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Don't Tell Me What You Know, Tell Me What You Would Actually Do! Comparing Two Design Learning Assessment Approaches

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2016 ASEE Annual Conference & Exposition


New Orleans, Louisiana

Publication Date

June 26, 2016

Start Date

June 26, 2016

End Date

August 28, 2016





Conference Session

Assessment II: Learning Gains and Conceptual Understanding

Tagged Division

Educational Research and Methods

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Paper Authors


Reid Bailey University of Virginia

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Reid Bailey is an Associate Professor in the Department of Systems and Information Engineering at the University of Virginia. He holds a BSE from Duke University and an MSME and PhD from Georgia Tech, all in mechanical engineering. His professional interests include engineering design, engineering education, and sustainability.

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In comparing two streamlined methods to assess design knowledge, a method focused on critiquing an existing design process is shown to more closely match observed design behaviors than an open-ended prompt. This research paper describes the comparison of two engineering design knowledge assessment methods in terms of their ability to assess the procedural nature of design knowledge. In particular, the focus is on the methods’ ability to assess if students know to engage in problem formulation activities early in a design project. Problem formulation activities are not only key drivers of design, but prior work has shown that fewer than 20% of students entering engineering programs recognize the role of and engage in problem formulation. Driving this research is viewing engineering design as a set of behaviors. As opposed to being declarative, factual knowledge, engineering design is about knowing how and when to do certain things (i.e., procedural knowledge). As such, the measurement of design knowledge needs to measure the procedural knowledge underlying effective design behaviors. Procedural assessment methods aimed at characterizing behaviors such as Verbal Protocol Analysis and ethnography of design teams, however, are prohibitively time intensive for engineering educators to use routinely in their classes. The focus here is on evaluating two less time-intensive, or “streamlined,” assessments with respect to their ability to capture procedural knowledge. The “open-ended” assessment asks students to describe the process they would use to design a particular product. The “critique” assessment asks students to critique a proposed process for designing the same product. Both of these are compared to students’ actual behaviors when completing a weeklong design project.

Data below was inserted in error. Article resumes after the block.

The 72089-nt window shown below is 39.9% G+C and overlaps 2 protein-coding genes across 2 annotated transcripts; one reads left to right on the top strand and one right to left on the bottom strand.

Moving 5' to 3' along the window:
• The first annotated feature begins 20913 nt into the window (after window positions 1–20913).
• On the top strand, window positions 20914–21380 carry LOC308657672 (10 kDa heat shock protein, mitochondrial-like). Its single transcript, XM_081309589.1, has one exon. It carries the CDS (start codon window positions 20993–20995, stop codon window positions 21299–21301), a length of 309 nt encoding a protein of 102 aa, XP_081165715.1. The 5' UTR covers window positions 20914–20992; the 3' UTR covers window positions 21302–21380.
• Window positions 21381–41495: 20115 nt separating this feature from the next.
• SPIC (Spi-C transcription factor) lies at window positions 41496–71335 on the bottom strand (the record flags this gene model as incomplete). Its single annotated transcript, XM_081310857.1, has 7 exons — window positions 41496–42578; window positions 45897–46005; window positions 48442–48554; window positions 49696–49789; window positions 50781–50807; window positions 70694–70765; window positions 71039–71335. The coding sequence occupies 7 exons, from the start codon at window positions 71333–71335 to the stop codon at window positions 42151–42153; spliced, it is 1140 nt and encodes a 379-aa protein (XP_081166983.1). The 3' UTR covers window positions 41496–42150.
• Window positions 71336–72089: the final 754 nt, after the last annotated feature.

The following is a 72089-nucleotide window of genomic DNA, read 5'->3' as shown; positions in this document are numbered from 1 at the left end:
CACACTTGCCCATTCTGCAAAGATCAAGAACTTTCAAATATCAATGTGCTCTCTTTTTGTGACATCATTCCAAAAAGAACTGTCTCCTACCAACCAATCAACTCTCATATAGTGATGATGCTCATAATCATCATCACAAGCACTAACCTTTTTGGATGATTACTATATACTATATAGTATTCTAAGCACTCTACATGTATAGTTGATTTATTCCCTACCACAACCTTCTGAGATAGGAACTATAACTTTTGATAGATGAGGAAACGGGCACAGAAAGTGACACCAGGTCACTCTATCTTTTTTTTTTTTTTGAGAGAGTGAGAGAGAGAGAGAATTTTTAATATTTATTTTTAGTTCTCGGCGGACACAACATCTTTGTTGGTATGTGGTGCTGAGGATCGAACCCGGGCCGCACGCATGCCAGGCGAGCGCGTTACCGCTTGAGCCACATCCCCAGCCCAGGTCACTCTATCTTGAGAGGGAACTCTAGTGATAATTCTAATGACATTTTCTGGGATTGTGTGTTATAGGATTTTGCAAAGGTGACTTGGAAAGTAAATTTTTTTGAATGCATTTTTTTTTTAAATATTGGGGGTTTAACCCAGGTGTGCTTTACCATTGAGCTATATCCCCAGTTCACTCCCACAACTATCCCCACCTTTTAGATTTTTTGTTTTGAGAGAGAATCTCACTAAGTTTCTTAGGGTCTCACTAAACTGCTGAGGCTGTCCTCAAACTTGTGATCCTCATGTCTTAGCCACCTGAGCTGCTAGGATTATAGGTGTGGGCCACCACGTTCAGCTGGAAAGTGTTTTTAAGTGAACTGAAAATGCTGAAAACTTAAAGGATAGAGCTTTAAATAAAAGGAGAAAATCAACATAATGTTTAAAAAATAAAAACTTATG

Taken together, the research question addressed in this study is: Can streamlined declarative assessment techniques adequately capture procedural knowledge about problem formulation design activities?

Results show that students identify problem formulation activities with the open-ended assessment approach (69%, n=74) more often than they do with the critique-based approach (22%, n=74). During the weeklong design project, only 16% of teams performed key problem identification (n=25). There is no statistical difference between the critique-based approach results and actual behaviors from the design project. There is a significant difference, however, between the open-ended assessment results and actual behaviors. The primary explanation for why students included problem formulation activities in the open-ended assessment when they did not perform such behaviors is that the open-ended assessment elicits recall of facts (i.e., declarative knowledge) moreso than authentic behavior (i.e., procedural knowledge).

Bailey, R. (2016, June), Don't Tell Me What You Know, Tell Me What You Would Actually Do! Comparing Two Design Learning Assessment Approaches Paper presented at 2016 ASEE Annual Conference & Exposition, New Orleans, Louisiana. 10.18260/p.26865

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